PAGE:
Rising construction costs may delay library projects
Windsor Public Library’s ambitious $7.9-million plan to build or expand three branches, one after another, is in danger of getting gummed up by suddenly rising construction costs.
The most recent example of unexpected price inflation for local public projects is the original bids received for converting the ground floor of the city’s Pelissier Street parking garage, which range from $888,000 to $1.1 million for a job that was estimated to cost $507,000. After working with the low bidder to find ways to reduce costs, council next month will be asked to approve a $795,980 expenditure.
Library CEO Kitty Pope said when she saw the jump in pricing for the parking garage project, she became even more worried about bids coming in higher than anticipated for the library’s next project: the $2.5-million John Muir Branch planned for a shuttered 1921 firehall on Mill Street in the city’s west end.
The first library project, the new $2.5-million W.F. Chisholm Branch, which consolidates the South Walkerville and Remington Park branches as well as the library’s automotive archives in a 6,500-square-foot addition to the Optimist Community Centre, has been on budget and ahead of schedule, according to Pope. But the John Muir project, which was to start shortly after the Chisholm branch opens in the fall, could be delayed due to pricing concerns.
“We know if we went out right now (issuing tenders), we’d end up with a tender well in excess of what it should be,” she said, blaming booming construction activity for the inflated prices on tenders.
“I think it’s good for Windsor, it’s kind of a good story.”
“But the flip side is some things may be delayed until we can get quotes where they should be.”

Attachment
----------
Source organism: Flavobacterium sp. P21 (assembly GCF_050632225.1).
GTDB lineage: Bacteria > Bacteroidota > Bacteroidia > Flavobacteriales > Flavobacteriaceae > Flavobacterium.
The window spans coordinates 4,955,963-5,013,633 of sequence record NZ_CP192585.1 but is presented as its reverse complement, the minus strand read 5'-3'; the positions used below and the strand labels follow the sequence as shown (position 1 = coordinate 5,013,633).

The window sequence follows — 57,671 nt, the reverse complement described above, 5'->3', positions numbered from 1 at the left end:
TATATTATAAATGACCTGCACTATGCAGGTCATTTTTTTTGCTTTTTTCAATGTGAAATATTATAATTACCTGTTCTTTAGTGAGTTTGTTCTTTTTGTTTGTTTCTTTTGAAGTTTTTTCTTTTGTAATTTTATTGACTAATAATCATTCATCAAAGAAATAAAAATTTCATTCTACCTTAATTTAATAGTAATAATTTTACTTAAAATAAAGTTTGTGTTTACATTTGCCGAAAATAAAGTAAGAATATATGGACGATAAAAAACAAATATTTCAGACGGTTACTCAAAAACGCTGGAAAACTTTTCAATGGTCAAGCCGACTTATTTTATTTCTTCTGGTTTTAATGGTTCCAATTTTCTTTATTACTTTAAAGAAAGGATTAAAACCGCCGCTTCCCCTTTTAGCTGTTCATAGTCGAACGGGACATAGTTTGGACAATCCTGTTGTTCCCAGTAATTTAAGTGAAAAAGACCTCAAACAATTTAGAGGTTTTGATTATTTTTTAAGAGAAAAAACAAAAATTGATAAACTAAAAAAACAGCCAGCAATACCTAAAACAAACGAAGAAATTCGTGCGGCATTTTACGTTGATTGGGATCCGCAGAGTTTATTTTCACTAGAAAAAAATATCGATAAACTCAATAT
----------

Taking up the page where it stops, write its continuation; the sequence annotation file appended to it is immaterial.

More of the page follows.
Windsor Construction Association president David Petretta said rising costs are a “huge concern for our industry” and for clients who have to shoulder the costs.
“Unfortunately, this is causing some projects to be put on hold,” Petretta said Friday in an email to the Star. He declined to identify specific projects, but said it’s an issue in every sector — residential, commercial, industrial and institutional.
“The main issue is the tremendous amount of work out there giving the (subcontractors) less reason to be competitive in their pricing.”
Pope believes the bids for the John Muir library could be even higher because the job will require contractors who specialize in renovating heritage buildings. “And there aren’t many of them.” The third project is a $2.3-million, 6,000-square-foot addition to the Budimir Branch on Grand Marais Road West in South Windsor. The branch is “incredibly heavily used,” said Pope. “There’s no seating at all. There is no people space, it’s so congested.”
Work was supposed to start in the fall of 2019, but it won’t start until the John Muir project is well underway, she said. “So if John Muir is delayed a bit, there’s a good chance Budimir will be delayed a bit.”
Pope said because there’s a single $6.9-million envelope for all three projects, it’s important that each project not go over budget.
The John Muir work involves not only conversion of the old firehall, but renovation of an old coach house in the back and construction of a connecting hallway. So the library will have to keep really focused on containing costs, she said.
“The goal is not to go over budget,” Pope said, “and if that means some careful planning and a slight delay now so we don’t go over budget, I think in terms of the taxpayer that makes a whole lot of sense.”
Construction of the new Windsor Public Library branch attached to Optimist Community Centre is on budget, but that may not be the case for their next projects.